We report the long-term survival of a 46-year-old man supported with a HeartMate II continuous-flow left ventricular assist device after complex repair of a bicuspid aortic valve, anomalous left main coronary artery, and dilated aorta. He has been maintained on an anticoagulation regimen of warfarin and low-dose aspirin without problems for 10 years, during which he has worked continuously and productively. Device flow has been kept at 10,000 rpm. Possible contributors to this long-term success include proper alignment of the device inflow cannula, pericardial patch closure of the left ventricular outflow tract, and, notably, the remarkable freedom from mechanical failure of the continuous-flow left ventricular assist device. Whether the higher flow rate produced by the pericardial patch closure contributes to pump longevity is unknown and merits further investigation.
Left ventricular assist devices (LVADs) are often considered to be intermediate-term support devices that last months or even several years. However, continuous-flow LVADs have proved to be remarkably free from mechanical failure. We report a case of mechanical cardiac support for more than 10 years with a continuous-flow LVAD.
A 46-year-old man presented for evaluation in 2008. He had a 5.5-cm dilated aortic root and severe aortic insufficiency due to a bicuspid (but not substantially stenotic) aortic valve. His left ventricular (LV) ejection fraction was preserved at 60%. The left main coronary artery anomalously arose superior to the sinotubular junction. Surgical repair with a Bentall procedure was initiated. The ascending aorta was replaced with a 32-mm prosthetic graft, the aortic valve and root were repaired with a 23-mm bioprosthetic aortic valve (Freestyle; Medtronic, Inc.), and the left main coronary artery was reimplanted with use of an 8-mm prosthetic graft.
Weaning from cardiopulmonary bypass (CPB) was complicated by biventricular failure. Placement of a CentriMag LVAD (Levitronix LLC) and an intra-aortic balloon pump was necessary to wean the patient from CPB. The CentriMag LVAD's inflow cannula was placed in the left atrium through the right superior pulmonary vein. The outflow cannula was anastomosed to a right axillary artery graft that had been used for antegrade perfusion during ascending aortic aneurysm repair. Subsequent right-sided cardiac function was adequate; therefore, no right-sided mechanical support was necessary. The sternum was left open, and the skin was closed. Postoperatively, the patient developed hepatic failure, acute renal failure that necessitated continuous renal replacement therapy, ileus that necessitated total parenteral nutrition, and respiratory failure that necessitated tracheostomy and continuous ventilator support.
Weaning from the CentriMag LVAD was unsuccessful, and after 10 days a HeartMate II LVAD (Thoratec, an Abbott company) was implanted. Cardiopulmonary bypass was established with a venous cannula in the right atrium; aortic perfusion was established through the right axillary graft after the CentriMag LVAD was removed. Inflow to the HeartMate II was established from the LV cardiac apex while the heart was beating and the patient was on CPB. Particular attention was paid to properly orienting the HeartMate II inflow cannula; alignment with the septum was confirmed by means of transesophageal echocardiography (TEE). The HeartMate II outflow graft was attached to the ascending aortic graft with an end-to-side anastomosis. A pump flow rate of 8,000 rpm enabled weaning from CPB. Once again, the sternum was left open, and the skin was closed. Despite successful weaning from CPB, the patient remained in borderline cardiogenic shock with hepatic, renal, and pulmonary failure.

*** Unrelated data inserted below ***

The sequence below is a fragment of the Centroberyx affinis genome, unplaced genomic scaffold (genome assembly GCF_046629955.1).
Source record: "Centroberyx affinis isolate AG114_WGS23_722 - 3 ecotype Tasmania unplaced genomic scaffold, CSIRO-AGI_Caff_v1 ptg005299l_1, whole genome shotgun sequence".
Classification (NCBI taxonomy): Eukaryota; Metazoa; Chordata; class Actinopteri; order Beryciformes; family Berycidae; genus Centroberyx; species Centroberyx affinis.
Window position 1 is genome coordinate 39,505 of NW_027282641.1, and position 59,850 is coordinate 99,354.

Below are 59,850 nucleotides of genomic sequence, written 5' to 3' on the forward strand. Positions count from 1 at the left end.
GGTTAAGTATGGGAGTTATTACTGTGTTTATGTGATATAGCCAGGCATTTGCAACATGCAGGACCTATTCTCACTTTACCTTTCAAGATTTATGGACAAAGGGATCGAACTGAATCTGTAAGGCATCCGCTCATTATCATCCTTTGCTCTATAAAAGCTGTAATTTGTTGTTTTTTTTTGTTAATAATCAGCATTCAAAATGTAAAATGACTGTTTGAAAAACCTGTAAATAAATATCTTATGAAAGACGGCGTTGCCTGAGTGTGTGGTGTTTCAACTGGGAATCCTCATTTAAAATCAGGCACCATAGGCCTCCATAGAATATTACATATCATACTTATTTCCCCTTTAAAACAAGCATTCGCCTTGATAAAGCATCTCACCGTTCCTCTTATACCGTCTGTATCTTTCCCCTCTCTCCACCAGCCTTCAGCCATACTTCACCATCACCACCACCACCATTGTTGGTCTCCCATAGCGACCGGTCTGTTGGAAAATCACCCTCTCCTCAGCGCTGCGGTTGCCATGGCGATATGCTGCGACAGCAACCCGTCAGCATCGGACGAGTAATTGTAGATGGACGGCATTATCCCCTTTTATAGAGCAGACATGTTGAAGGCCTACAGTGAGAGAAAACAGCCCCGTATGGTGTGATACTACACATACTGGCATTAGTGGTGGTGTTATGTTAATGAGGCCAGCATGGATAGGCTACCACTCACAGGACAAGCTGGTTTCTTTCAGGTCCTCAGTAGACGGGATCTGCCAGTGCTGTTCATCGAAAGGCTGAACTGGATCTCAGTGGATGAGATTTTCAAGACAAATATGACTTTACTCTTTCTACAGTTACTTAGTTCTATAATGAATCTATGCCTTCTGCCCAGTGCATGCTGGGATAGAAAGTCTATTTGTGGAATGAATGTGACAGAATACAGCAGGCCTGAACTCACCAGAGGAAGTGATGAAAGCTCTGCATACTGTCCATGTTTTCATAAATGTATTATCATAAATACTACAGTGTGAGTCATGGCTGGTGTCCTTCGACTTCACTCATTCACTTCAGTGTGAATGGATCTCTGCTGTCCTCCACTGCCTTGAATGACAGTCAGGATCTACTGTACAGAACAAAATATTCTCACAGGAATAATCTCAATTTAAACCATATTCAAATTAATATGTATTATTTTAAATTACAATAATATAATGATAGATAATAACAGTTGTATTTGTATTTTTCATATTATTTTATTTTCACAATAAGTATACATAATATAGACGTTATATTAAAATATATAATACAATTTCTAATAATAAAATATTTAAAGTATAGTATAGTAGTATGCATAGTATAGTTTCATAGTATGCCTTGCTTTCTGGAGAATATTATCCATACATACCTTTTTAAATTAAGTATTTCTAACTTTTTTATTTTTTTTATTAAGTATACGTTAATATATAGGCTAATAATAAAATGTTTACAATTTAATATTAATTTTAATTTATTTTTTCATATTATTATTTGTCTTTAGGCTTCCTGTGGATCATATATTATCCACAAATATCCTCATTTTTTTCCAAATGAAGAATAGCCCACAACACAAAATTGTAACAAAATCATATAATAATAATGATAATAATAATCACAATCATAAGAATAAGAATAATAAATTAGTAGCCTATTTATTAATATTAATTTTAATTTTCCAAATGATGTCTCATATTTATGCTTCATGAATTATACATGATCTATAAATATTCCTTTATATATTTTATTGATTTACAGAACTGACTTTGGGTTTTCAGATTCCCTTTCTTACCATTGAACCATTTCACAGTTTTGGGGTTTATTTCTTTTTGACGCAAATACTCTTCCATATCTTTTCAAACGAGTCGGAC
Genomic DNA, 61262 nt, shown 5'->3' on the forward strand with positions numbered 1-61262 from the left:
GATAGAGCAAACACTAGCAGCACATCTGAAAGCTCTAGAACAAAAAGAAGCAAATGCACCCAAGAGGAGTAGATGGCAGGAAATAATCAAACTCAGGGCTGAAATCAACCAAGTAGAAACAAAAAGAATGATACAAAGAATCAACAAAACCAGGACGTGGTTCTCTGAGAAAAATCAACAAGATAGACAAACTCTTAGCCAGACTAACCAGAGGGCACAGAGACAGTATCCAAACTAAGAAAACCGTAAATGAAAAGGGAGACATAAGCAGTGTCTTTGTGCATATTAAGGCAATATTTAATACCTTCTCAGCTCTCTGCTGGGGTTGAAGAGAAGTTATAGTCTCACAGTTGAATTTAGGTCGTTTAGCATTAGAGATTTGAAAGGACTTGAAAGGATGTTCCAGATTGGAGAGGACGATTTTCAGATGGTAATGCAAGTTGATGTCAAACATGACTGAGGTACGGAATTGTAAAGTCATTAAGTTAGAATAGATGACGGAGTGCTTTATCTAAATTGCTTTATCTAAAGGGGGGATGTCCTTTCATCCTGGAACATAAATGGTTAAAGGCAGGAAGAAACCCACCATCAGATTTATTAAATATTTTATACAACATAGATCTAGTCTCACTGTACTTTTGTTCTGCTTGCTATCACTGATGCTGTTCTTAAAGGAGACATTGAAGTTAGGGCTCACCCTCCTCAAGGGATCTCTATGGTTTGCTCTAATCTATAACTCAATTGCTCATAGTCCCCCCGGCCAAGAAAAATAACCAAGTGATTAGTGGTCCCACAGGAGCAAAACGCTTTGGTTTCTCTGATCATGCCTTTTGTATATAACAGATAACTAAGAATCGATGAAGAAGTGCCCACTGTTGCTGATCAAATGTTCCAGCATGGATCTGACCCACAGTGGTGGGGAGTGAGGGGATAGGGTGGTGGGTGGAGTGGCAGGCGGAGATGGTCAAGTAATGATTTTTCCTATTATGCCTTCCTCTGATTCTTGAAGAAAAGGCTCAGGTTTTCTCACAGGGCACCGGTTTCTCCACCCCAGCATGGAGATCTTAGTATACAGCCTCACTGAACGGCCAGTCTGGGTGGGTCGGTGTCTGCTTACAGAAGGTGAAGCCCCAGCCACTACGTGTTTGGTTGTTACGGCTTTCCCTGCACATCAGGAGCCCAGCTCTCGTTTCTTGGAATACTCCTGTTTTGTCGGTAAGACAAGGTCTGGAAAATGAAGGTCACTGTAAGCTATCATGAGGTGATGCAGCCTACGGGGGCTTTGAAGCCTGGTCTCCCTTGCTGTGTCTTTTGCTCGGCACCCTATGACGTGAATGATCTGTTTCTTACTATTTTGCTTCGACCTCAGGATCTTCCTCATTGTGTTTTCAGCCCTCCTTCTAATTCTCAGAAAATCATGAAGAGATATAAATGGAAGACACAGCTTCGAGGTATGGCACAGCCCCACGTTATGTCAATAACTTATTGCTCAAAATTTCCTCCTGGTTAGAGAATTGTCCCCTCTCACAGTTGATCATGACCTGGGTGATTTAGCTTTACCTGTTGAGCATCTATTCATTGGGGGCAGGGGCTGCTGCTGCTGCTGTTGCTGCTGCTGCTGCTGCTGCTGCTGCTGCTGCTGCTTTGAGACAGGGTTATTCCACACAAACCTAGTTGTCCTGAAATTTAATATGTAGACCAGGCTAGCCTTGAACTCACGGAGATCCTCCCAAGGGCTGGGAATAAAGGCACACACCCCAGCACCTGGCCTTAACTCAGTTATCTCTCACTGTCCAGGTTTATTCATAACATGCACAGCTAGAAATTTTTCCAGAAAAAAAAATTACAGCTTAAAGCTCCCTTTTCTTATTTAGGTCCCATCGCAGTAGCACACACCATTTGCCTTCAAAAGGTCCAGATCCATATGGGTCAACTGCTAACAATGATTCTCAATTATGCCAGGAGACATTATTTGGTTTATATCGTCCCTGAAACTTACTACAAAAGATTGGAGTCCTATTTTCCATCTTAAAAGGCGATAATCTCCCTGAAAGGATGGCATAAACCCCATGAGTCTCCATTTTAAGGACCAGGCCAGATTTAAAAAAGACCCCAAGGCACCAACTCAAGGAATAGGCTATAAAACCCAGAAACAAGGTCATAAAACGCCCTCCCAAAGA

The day after HeartMate II implantation, TEE was performed to evaluate possible reasons for the patient's continued multiorgan insufficiency. Although LV recovery had been anticipated, TEE revealed hypokinesis of the anterior LV wall, right ventricular failure, no opening of the prosthetic aortic valve, a large thrombus in the aortic root, and substantial left atrial thrombus. Therefore, 48 hours after HeartMate II implantation, the patient was returned to the operating room.
Cardiopulmonary bypass was established through the right femoral artery and vein. After the chest was reopened, additional venous drainage was established through the superior vena cava. The prosthetic ascending aortic graft was cross-clamped, and hypothermic cardioplegia was administered. The ascending aortic graft was opened transversely. Fresh thrombus with smooth edges covered the bioprosthetic valve, and it was completely removed. The thrombus was attributed to stasis in the ascending aorta proximal to the LVAD inflow graft, secondary to poor LV function and the Bentall configuration for coronary artery perfusion. Therefore, the valve was removed, and the LV aortic outflow tract was occluded with a pericardial patch. Thrombus had extended into the 8-mm prosthetic graft to the reimplanted left anterior descending coronary artery (LAD). Thrombectomy of the prosthetic graft and reimplanted LAD reestablished graft patency; acceptable back-bleeding was noted. To ensure adequate perfusion of the LAD, a saphenous vein graft was anastomosed end-to-side proximally to the HeartMate II outflow graft and distally to the native LAD (Fig. 1). The right atrium was opened, and the left atrium was explored through the atrial septum. Thrombus within the left atrium, possibly related to stasis, was removed. The patient was again weaned from CPB with the HeartMate II set at 8,000 rpm.